Seeking preferential treatment with the flash of a card is wrong

Newman provided examples of the ReviewerCard in action. He told me about the time he visited a hotel in Geneva where a room typically costs about 400 euros a night, or roughly $500 at the time.

"I took out my card and asked if I could pay 200 euros," Newman said. "In return, I would write a great review on TripAdvisor. The woman at the hotel immediately said yes. It was a win-win for both of us."

Yeah, but wasn't he actually saying that he'd write a crappy review if he didn't get that 50% discount?

"That's one way of looking at it," Newman replied. "But the threat would have been that if I didn't get the rate, I'd write a one-star review. I was offering a five-star review."

He also told me about the time he was among numerous people waiting for a table at a busy Chicago restaurant. He flashed his ReviewerCard and jumped to the head of the line.

Wasn't that unfair to everyone else?

"That's one way of looking at it," Newman said. "I see it as letting the restaurant know that they should treat me good because I'm going to be writing a review."

I asked if he discloses in his reviews that he seeks and receives special treatment from the businesses he writes about.

"No," Newman acknowledged. "But that doesn't change things. If the hotel is close to the train station or has a comfy bed, that's why it's getting a good review."

This is, of course, wrong on many levels and is an example of how the culture of amateurism that was once one of the Internet's more endearing qualities has become a free-for-all unburdened by any thought of ethics or moral integrity.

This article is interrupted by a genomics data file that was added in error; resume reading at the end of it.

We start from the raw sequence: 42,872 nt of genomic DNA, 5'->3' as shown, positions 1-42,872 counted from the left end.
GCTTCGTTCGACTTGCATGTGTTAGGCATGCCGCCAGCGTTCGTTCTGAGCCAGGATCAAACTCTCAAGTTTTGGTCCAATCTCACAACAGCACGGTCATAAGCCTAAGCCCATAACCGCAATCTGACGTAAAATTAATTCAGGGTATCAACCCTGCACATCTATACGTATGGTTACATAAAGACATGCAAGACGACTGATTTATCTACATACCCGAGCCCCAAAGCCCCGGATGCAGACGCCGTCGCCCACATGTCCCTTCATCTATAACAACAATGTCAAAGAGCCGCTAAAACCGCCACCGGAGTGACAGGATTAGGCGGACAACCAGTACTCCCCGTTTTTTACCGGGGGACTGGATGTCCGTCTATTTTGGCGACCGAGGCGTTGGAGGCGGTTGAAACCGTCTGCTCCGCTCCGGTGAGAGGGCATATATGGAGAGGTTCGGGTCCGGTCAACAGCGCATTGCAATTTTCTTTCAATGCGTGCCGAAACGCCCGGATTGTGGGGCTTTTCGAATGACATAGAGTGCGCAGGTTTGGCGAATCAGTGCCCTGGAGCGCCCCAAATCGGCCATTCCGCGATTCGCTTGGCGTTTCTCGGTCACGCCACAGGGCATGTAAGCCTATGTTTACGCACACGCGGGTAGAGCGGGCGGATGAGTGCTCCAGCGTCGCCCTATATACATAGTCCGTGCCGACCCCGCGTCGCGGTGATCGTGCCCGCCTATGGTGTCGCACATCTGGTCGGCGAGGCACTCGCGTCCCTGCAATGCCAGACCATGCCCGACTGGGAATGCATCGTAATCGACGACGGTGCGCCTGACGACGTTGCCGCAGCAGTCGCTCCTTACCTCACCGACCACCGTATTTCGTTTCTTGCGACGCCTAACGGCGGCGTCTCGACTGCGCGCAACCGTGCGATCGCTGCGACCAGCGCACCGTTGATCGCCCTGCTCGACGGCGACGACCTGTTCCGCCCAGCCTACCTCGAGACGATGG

But it's apparently legal, lawyers tell me. As long as a reviewer isn't making explicit threats to harm a business, the implied shakedown of presenting a ReviewerCard probably won't get anyone in trouble with authorities.

Newman hopes his ReviewerCard will become as influential as the American Express black card — a totem of the bearer's clout and achievement.

I can only hope that businesses see it for what it is: a shameless bid to extract personal favors under threat of Internet ruin. I can only hope they politely inform ReviewerCard holders that they're entitled to the same treatment as all other customers.

"I don't know," Newman said. "If a restaurant brings me free quesadillas and gets a good review for it, what's the harm?"

That's one way of looking at it.

David Lazarus' column runs Tuesdays and Fridays. He also can be seen daily on KTLA-TV Channel 5 and followed on Twitter @Davidlaz. Send tips or feedback to david.lazarus@latimes.com.

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